RARE Heirloom Organic Incan Cuzco Maiz Seeds (10)
(Also known as Peruvian Giant/Choclo/Cuzco Maiz/ Blanco Maiz/ Giant White Corn)
Giant Peruvian corn is a heirloom dent corn seed that is indigenous and unique to the Sacred Valley. Generally grown in a large-kernel variety of field corn from the Andes,Central America and South America, especially in Ecuador, Peru, Bolivia and Colombia it has evolved to become one the largest corn kernel in the world.
Stalks grow extremely tall, 12 to 18 feet high or even higher to give you an idea the average height of corn stalks is 8 ft so they remain to captivate! ...Stalks grow extremely tall...Strong root system for better resistance to wind or drought !
High ear placement ! Strong root system for better resistance to wind or drought ! There are many uses for Giant corns like: Hominy, masaharina (what tamales or chips are made out of), Posole, Corn Bread, Corn Muffins, Hush Puppies, Corn Fritters, Grits, and Corn Soup just to name a few !
Gorgeous and rare ! *Young fresh ears may be boiled and eaten like a sweet corn.-A truly versatile food that powered the Incan Empire for centuries.* corn is made into the traditional fermented drink chica, served with ceviche or choclo y queso-Color is white ! Ears are the long ! , 10 to 14 inches long ! Kernels are large and deep ! Stalks grow extremely tall, 12 to 18 feet high ! With very heavy, leafy foliage ! Leaves are very broad and extremely long ! !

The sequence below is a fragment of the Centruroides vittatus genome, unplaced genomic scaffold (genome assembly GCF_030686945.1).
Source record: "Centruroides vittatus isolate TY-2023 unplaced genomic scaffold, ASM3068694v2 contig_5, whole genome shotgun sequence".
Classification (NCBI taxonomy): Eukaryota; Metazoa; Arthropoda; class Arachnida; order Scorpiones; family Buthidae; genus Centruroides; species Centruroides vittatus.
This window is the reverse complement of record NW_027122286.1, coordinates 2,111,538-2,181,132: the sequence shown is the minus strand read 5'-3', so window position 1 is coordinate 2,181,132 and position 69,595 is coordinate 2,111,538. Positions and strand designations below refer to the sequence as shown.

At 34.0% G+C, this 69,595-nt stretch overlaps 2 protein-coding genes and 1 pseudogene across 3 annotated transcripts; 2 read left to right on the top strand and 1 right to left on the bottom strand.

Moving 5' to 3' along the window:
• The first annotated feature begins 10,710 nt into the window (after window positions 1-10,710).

Germination rate about 90% and better depending on soil conditions, This heirloom corn was a staple among the Incas and is still a favorite south of the border. Some kernels are as big as a quarter! -There are many uses for Giant corns like: Hominy, masaharina (what tamales or chips are made out of), Posole, Corn Bread, Corn Muffins, Hush Puppies, Corn Fritters, Grits, and Corn Soup just to name a few
This is the famous Giant Maize of Peru. It is grown in the Urubamba Sacred Valley of the Incas in Cuzco. When harvested fresh as corn on the cob, it is called "choclo", and is sweet, tender, chewy, and delicious, especially when roasted over hot coals, parched, or steamed in the husk. If allowed to dry on the stalk, it is then husked and shelled and used to make flour, masa, hominy, posole, menudo, added to stews, or can be toasted and salted into a snack or trail food. It is also brewed into a fermented drink called "chicha", which is a traditional indigenous type of maize-beer.
This Giant White Maize not only produces huge kernels, but can grow 25-30 feet tall! The actual ears can grow up to 24 inches long! Some of our customers have been in their local newspapers and even won county-fair ribbons for their Giant Corn! We have been selling our Giant White Maize for many years!
Growing instructions included.